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New audience sizes at Maker Faire, recent rallies mark transition for Pedal Powered Stage

Maker Faire is very family oriented. The largest audience of the weekend was for Magician Bryan Patrick, whose sound needs were ironically minimal.

Since our earliest moments of Pedal Powered experimentation, I’ve been fascinated by how much sound comes from one pedaler’s efforts. I remember a 12-year-old powering my street performance at a charity bike event for an audience of 30-50 people in the early goings. He was into it! Not too hard, not too easy. Great sound out to about 20 feet from the speaker. The ratio of 1 pedaler for every 50-100 people at our events has roughly held as we’ve scaled up Rock The Bike’s full system to do larger events. At the Maker Faire in San Mateo this year, we brought an 18-bike system capable of entertaining over 1000 people, and at most times it was primarily powered by kids. The kids were not always able or interested in bringing our Pedalometer to the top of its range, but all things considered we had a breakthrough, so I wanted to bring you all up to date on it.

Some notable firsts from this year’s Maker Faire included (captions below photos):

First ever Kiddo Biker Bar featuring the largest number of kid-friendly Generator Pros we’ve ever brought out: 14. (4 on opposite side of the stage).

First use of Russian Dolls Sound System (shown hanging from bamboo tripods) in conjunction with a center fill main. The Russian Dolls system is an elevated system which stands about 10 feet to the left and right of the stage. A center fill is used to get great sound to the front rows without blasting the main audience.

Our mixer has a L, R, and M (mono) outputs. The M output is typically unused, but this time we used it for the center fill speaker (shown above with blue Rock The Bike stencil). Big improvement in listening quality in the main audience area.

Russian Dolls Sound System includes integrated smart LEDs capable of responding to the music.

These same speakers are also ready for night time use with beautiful integrated smart LEDs capable of responding to changes in the music on stage. Shown above in use at UCLA’s Ecochella earlier this year.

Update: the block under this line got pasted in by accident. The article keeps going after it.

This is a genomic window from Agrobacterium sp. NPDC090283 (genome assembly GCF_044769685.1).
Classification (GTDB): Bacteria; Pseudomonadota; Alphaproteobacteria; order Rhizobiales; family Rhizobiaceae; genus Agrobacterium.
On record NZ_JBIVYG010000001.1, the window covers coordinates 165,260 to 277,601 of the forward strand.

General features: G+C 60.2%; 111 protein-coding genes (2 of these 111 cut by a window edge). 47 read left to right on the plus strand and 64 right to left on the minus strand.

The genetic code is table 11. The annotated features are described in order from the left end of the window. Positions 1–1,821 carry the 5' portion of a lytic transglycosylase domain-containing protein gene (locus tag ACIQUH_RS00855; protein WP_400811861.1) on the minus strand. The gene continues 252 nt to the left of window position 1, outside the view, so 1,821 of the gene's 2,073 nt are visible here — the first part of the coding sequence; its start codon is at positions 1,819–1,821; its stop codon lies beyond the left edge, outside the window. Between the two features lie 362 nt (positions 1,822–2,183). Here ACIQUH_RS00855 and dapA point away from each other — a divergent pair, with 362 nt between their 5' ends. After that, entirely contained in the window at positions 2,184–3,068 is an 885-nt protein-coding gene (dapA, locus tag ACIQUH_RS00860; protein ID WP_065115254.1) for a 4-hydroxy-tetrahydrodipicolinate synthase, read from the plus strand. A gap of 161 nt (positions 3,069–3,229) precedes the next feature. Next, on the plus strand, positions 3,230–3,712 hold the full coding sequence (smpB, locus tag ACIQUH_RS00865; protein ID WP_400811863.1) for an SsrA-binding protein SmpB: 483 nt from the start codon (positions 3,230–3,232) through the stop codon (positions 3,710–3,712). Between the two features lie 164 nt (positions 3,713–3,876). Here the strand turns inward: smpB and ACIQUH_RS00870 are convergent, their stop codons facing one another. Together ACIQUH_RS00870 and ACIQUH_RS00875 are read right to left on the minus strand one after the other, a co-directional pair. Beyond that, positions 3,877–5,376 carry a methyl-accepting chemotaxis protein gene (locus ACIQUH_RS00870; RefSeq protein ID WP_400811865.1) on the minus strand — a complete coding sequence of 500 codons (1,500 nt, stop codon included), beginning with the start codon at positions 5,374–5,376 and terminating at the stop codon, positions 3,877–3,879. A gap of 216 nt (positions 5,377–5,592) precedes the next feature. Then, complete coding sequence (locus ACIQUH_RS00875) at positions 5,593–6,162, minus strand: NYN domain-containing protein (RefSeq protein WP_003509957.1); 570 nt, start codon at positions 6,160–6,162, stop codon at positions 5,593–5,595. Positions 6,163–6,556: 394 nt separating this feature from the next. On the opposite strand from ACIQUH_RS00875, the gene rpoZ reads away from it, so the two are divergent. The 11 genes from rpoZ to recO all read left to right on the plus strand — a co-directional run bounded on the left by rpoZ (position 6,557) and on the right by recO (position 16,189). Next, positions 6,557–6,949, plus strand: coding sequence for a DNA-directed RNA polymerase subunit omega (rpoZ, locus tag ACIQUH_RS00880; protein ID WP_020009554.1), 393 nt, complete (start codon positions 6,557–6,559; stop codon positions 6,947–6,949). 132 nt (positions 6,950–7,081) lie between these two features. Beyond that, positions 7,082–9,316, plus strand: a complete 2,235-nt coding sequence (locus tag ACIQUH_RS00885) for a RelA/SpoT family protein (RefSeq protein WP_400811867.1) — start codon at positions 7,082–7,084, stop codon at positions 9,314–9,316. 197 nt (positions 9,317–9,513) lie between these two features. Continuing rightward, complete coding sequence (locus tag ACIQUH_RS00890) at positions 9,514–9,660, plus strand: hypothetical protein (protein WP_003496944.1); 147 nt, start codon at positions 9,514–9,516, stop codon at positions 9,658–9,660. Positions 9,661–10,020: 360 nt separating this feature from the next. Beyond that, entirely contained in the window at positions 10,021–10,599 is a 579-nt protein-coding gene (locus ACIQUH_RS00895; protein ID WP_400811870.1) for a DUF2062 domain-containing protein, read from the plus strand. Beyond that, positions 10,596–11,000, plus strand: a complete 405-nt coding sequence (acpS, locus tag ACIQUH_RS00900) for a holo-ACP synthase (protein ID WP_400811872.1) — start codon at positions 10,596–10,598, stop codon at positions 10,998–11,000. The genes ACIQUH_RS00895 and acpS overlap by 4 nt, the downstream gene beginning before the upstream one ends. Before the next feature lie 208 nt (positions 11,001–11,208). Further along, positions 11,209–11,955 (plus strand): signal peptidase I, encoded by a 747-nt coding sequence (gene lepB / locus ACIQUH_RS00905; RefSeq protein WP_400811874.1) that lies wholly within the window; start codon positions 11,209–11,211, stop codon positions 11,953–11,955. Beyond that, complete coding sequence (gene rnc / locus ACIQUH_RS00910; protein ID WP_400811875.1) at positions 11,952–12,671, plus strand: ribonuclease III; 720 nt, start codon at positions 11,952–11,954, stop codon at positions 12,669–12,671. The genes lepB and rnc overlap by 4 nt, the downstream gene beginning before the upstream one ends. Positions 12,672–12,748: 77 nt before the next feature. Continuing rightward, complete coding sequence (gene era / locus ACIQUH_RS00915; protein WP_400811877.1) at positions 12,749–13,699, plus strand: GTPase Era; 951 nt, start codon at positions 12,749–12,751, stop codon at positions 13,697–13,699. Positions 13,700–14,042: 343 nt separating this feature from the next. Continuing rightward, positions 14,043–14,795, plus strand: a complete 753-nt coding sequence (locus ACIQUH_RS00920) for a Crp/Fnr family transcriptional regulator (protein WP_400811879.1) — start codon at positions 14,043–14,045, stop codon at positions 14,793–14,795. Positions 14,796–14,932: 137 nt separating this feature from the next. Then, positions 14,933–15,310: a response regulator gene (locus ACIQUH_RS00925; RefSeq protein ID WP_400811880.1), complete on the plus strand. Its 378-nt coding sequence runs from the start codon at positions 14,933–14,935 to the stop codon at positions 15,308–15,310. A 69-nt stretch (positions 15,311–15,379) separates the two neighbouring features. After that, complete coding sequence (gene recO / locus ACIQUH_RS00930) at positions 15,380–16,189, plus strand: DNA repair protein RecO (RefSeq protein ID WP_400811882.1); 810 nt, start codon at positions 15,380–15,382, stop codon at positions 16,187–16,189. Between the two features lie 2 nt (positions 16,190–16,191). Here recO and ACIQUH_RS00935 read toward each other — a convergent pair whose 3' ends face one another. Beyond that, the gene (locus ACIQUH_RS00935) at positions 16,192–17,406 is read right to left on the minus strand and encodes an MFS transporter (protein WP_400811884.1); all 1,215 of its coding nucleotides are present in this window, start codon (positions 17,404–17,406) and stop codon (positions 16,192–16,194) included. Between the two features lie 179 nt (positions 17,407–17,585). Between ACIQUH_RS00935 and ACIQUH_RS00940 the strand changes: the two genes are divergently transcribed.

– First time passing the 10000 barrier on our Energy ‘Flip-0-meter’. Sadly it malfunctioned by reseting to 1000 after the big ‘9999’ moment, but I kept track and found that for the weekend-long Faire, we pedaled over 15000 Watt-Hours of energy.

– First time crafting a lineup with 0 down time. We used ‘tweener’ performances to keep the audiences entertained while setting up for larger band performances.

Now that Rock The Bike is focusing on larger events, who’s available for small and medium events?

Meanwhile performers and musicians from our music community who have been training on our system since we began doing Pedal Powered shows in 2007 are now offering medium sized stages using their own gear or borrowing gear from Rock The Bike.

Examples include:

– SHAKE YOUR PEACE! (Gabe Dominguez). Gabe purchased gear from Rock The Bike and continues to do Pedal Powered, battery powered, and traditionally powered sound for rallies, events, and weddings. He recently brought a Pedal Powered Stage to an anti-GMO rally.

– Justin Ancheta. Bandleader and crewmember now has the know-how to coordinate a 8-bike Pedal Powered Stage. Justin has been the stage-manager, booker, and crew coordinator at recent Rock The Bike events including Maker Faire.

– Cello Joe. Joey owns a 1 Bike / 1 Speaker system from Rock The Bike and can coordinate larger systems by borrowing additional gear. He can hold down long sets of his own original music and brings in special guests.

– Thomas Spellman. Thomas has served as the engineer of the Pleasant Revolution and has a Pedal Powered system of his own that’s capable of medium sized audiences, with a focus on events near Nevada City / Grass Valley. He’s also involved with up and coming performers in the Transformational Festival scene including Polish Ambassador.